IN THE 1969 book titled “Peter Principle” by Dr. Laurence Peter and Raymond Hull, there is a principle that says in the hierarchy of organizations, every employee tends to rise up to the level of his incompetence.

In other words, no matter how hardworking and efficient an employee is, he will reach a point when his promotions will put him in a job where his abilities just don’t cope up anymore and there he ceases to be competent. Different people have different levels of incompetence; some reach the company presidency, some retire as clerks.

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Let's apply this principle to Manny Pacquiao. He is an absolutely terrific boxer. The world’s best boxers cower in fear when they fight him. Clearly, in boxing he has not yet reached his level of incompetence.

But outside of boxing, he has certainly reached his level of incompetence. His much touted movie, "Wapakman," bombed in the box office; he lost his congressional bid in his hometown General Santos; and now his scheduled concert in Hawaii has been knocked out due to lack of ticket sales. All of these happening at the height of his unprecedented global popularity.

I think it's about time Manny reads the unmistakable message: people adore him as a boxer; but they're clearly saying he is incompetent in politics, singing and acting.

Now he is at politics again, running for congressman of Sarangani Province. Even assuming that he wins (take note: I’m not saying he has any chance of winning) he will surely look pitiful in Congress.

After his boxing luster is gone, does anyone really think that his fellow congressmen will continue to adore him? With his limited intellectual capacity and even more limited English and Tagalog speaking ability, he will just be a laughingstock in the august halls of Congress. Or he can be the new "Chairman of the Committee on Silence."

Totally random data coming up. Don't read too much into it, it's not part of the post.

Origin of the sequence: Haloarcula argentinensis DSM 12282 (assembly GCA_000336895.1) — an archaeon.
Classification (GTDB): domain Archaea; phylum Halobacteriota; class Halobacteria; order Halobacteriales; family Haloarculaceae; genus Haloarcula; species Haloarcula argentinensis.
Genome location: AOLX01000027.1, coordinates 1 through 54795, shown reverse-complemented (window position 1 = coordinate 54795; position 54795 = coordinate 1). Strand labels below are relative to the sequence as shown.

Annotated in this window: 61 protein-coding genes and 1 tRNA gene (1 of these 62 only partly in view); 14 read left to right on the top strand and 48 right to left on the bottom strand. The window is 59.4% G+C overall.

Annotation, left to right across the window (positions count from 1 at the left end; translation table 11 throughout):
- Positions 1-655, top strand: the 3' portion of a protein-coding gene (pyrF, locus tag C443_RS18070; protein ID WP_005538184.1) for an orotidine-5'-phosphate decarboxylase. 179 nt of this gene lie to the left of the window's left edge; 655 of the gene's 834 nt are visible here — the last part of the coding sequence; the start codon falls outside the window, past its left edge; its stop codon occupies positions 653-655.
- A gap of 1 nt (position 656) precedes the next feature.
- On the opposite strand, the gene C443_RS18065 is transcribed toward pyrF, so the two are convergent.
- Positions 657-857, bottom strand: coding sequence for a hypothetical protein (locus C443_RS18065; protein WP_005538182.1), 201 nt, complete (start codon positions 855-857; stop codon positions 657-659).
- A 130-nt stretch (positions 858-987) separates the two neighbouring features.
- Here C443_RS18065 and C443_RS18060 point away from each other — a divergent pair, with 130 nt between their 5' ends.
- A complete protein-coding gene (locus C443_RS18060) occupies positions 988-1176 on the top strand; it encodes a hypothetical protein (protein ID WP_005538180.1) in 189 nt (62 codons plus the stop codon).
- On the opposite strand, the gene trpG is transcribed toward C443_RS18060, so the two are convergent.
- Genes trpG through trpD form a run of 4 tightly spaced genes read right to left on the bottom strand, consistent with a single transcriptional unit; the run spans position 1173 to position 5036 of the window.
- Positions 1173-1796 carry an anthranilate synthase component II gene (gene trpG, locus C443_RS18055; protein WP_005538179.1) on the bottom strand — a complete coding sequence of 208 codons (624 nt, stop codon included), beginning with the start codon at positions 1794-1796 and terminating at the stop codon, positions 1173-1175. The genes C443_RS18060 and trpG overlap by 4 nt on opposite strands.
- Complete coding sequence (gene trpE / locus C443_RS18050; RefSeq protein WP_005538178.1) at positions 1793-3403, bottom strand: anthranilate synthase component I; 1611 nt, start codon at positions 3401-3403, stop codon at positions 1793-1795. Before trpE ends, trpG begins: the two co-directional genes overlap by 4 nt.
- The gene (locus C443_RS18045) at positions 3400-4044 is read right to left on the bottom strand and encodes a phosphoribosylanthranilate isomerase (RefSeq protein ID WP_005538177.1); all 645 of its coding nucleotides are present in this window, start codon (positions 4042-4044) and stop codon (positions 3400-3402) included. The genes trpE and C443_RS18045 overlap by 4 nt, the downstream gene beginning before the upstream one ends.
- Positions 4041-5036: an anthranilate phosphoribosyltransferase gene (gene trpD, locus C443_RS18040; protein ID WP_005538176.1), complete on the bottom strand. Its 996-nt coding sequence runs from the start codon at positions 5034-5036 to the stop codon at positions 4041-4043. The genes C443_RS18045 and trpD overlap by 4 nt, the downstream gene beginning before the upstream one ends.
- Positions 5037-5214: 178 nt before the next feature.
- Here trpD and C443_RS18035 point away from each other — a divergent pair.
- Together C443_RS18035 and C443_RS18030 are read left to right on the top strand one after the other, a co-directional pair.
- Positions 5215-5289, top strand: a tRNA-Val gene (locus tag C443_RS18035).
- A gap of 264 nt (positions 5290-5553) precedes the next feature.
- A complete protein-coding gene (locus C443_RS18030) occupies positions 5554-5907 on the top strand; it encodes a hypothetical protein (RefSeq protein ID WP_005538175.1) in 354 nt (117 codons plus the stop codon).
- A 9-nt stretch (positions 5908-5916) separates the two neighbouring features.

If I may give an unsolicited advice to Manny, why don't you stick to sports, where you can be king and popular for as long as you wish?

For example, you can concentrate on your favorite games: boxing, basketball and billiards. With your unprecedented popularity, you can be a big-time boxing promoter yourself; you can put up a basketball team in the PBA; you can nurture and sponsor promising billiards players who are all potential world champions. You may want to further expand your support to games that we Filipinos have good chances of excelling globally: bowling, tennis, etc.

Can you imagine? You have the potential to be the Philippines’ biggest sports patron, bar none. That "title" would surely be more meaningful and popular than an unknown congressman.


The Rotary Club of South Davao continues to help the less fortunate, as it has been doing for the last 43 years. We are soliciting donations from the public: useful clothings, books, cash, anything useful. You may drop you donations at: The Generics Pharmacy, Wisons Shopping Center, A. Pichon (Magallanes St.), Davao City. Address it to the club, c/o this writer.

"Success, to be really meaningful, must include sharing the fruits of such success with the less fortunate."


Ismael D. Tabije is the Past President of the Rotary Club of South Davao. The club meets at the Marco Polo Hotel every Wednesday at 12:30 p.m. Email comments to: